By Bianca Flowers and Lisa Baertlein
(Reuters) – The tentative agreements reached between the United Auto Workers and the Detroit Three automakers mark another major victory for labor unions that have turned up the pressure on big corporations to put better deals on the table.
Unions have taken an aggressive approach to campaigning with a series of high-profile battles across the industrial, auto, entertainment and healthcare industries. Experts say gains won by unions could spur more organizing and motivate non-unionized companies to try to stave off those efforts.
The UAW’s talks, replete with weekly addresses by union President Shawn Fain, were among the most unabashed. The union came to tentative agreements with Ford Motor and Chrysler parent Stellantis in recent days, followed by General Motors early Monday.
“This is a set of negotiations, historically, where gains made in Detroit would be viewed and adapted by many other industries across the economy,” said Harley Shaiken, labor professor at the University of California, Berkley.
Union worker compensation has finally caught up to non-union wage increases dating from the COVID-19 pandemic, according to U.S. federal data, as the labor market has remained tight with unemployment at just 3.8%.
The tentative deals are expected to amount to total pay hikes of more than 33% when compounding and cost-of-living increases are factored in. The agreements may be a selling point for non-union shops to push for unionization, said San Francisco State University labor and employment professor John Logan.
“The Big Three would want the UAW to organize Tesla,” he added.
Nissan and other competitors may feel compelled to boost wages to retain their workforce. The union made its intention to expand autoworker unionization clear in a series of posts on social media late Sunday that highlighted the length of the contract, which ends in 2028.
“One of our biggest goals coming out of this historic contract victory is to organize like we’ve never organized before,” the UAW wrote. “When we return to the bargaining table in 2028, it won’t just be with the Big Three, but with the Big Five or Big Six.”
Public support for unions has helped engagement in traditionally unionized industries such as manufacturing and healthcare. A Reuters poll showed the majority of Americans stand behind striking workers.
Employee-led unionization efforts at retailers, such as Amazon and Starbucks, have reflected a consensus among workers who see unions as a means to secure better wages and working conditions.
Organization has been difficult in recent years. About 11.3% of workers were represented by unions last year compared with 23.6% in 1982, according to data analyzed by the Economic Policy Institute.
The UAW contracts are among many deals reached this year, along with agreements at UPS and construction equipment maker Caterpillar. Workers at other companies, like Mack Truck and equipment makers CNH Industrial and Deere & Co have all rebuffed initial deals despite raises that in some contracts appeared significant.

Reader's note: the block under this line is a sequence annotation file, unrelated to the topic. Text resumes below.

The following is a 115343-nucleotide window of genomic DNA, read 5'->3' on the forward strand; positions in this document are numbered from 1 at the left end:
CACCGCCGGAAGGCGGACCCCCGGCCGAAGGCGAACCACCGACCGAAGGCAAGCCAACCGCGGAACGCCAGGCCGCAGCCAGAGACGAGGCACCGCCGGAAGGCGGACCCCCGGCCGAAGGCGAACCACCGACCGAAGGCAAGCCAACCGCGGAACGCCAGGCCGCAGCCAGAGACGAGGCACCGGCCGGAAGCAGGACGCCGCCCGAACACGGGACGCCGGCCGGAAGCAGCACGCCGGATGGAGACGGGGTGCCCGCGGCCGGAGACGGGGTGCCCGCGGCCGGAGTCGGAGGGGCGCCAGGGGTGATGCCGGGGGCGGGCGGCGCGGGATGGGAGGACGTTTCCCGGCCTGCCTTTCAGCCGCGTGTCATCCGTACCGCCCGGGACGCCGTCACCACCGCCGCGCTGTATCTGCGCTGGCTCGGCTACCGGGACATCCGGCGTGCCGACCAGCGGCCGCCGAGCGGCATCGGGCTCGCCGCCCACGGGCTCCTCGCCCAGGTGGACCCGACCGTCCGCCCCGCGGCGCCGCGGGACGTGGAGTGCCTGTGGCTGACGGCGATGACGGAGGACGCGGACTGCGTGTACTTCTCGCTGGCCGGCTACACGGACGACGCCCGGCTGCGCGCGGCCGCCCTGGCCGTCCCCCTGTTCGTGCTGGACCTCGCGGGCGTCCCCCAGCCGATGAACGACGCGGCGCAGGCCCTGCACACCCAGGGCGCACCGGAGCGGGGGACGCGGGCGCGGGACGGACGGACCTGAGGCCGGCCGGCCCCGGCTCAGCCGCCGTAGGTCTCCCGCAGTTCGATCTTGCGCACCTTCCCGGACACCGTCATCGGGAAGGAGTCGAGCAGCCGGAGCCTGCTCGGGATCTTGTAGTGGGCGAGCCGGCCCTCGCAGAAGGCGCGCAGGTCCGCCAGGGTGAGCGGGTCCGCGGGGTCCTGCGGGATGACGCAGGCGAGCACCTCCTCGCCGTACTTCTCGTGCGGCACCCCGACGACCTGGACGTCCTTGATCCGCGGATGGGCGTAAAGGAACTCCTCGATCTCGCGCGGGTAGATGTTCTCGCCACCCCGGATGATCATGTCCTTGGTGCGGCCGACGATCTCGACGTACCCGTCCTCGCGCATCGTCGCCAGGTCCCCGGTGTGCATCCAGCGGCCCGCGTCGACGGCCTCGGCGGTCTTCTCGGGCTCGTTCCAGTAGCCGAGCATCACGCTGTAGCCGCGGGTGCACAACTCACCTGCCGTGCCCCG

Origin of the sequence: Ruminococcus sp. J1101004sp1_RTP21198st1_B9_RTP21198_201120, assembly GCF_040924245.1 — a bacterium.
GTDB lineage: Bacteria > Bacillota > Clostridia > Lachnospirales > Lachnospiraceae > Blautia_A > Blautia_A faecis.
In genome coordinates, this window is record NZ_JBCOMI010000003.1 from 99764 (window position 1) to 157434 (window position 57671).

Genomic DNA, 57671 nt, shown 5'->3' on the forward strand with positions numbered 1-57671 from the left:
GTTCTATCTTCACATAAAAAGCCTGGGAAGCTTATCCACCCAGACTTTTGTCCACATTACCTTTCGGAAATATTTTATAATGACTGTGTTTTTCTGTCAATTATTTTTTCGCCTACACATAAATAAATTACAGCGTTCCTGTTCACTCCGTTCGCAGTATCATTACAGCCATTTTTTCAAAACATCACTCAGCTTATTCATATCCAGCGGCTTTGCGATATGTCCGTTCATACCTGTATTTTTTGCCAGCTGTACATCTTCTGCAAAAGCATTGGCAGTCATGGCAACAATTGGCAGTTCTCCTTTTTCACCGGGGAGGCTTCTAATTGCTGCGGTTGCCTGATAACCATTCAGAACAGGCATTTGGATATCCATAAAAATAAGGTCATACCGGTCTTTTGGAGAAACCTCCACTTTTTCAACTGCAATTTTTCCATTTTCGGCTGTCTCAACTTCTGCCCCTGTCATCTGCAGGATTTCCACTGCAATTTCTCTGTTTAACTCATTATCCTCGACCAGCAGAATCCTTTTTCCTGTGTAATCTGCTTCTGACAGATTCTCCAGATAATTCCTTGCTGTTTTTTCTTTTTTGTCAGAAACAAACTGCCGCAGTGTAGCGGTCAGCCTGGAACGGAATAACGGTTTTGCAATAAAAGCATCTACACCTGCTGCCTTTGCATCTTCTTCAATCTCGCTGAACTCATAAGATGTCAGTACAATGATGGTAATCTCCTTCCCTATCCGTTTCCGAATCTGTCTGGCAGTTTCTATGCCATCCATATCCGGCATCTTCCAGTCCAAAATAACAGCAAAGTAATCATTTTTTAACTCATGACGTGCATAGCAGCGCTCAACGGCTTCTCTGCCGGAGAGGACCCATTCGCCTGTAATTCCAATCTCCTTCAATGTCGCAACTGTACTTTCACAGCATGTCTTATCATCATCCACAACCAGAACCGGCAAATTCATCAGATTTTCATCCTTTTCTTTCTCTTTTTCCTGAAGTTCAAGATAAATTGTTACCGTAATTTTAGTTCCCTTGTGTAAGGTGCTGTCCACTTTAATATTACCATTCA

Increased awareness among workers about record profits has translated to company concessions and improved deals, said Marcos Feldman, senior researcher at Jobs to Move America, a labor organizing nonprofit.
“The task is to solidify and institutionalize it,” Feldman said. “Unionizing efforts are the most aggressive they’ve ever been.”
President Joe Biden considers unions a cornerstone of his economic policies, including the $1.2 trillion bipartisan infrastructure law to boost American manufacturing.
Employers may respond by boosting worker pay to hold off union efforts, or step up efforts to prevent unionization.
Some Starbucks employees have claimed the coffee chain illegally retaliated against organizers by firing employees and closing stores. Earlier this month the U.S. Department of Labor ordered the company to disclose documents pertaining to anti-union spending.
Amazon has dissuaded unionization, with the National Labor Relations Board (NLRB) recently ruling the e-commerce giant had threatened to withhold wages and benefits from employees at two New York warehouses.
UPS AND ITS RIVALS
The UPS deal in August raised pay and eliminated a two-tier wage system for drivers at the Atlanta-based company. That bolstered organizing efforts among Amazon workers and put pressure on UPS rivals to close a growing gap in pay.
When the new UPS agreement expires in 2028, the average full-time U.S. driver will make about $170,000 annually in pay and benefits, significantly more than peers employed by contractors for Amazon and FedEx.
Amazon in September gave delivery contractors $440 million for the year to raise average driver pay to an estimated $20.50 per hour. Amazon told Reuters that payment was part of normal increases and not influenced by the UPS contract. It did not provide prior-year comparisons. FedEx said it regularly reviews pay for directly employed delivery workers to ensure that it is competitive and that its delivery contractors set their own wage rates.
“One thing we’ve seen in this economy is that workers are more likely to quit when they are unhappy,” said Kate Bronfenbrenner, director of labor education research at Cornell University. “Industries where they’re more likely to stay are the ones where they unionize and they stay and fight.”
(Reporting by Bianca Flowers; Editing by Jonathan Oatis and Alistair Bell)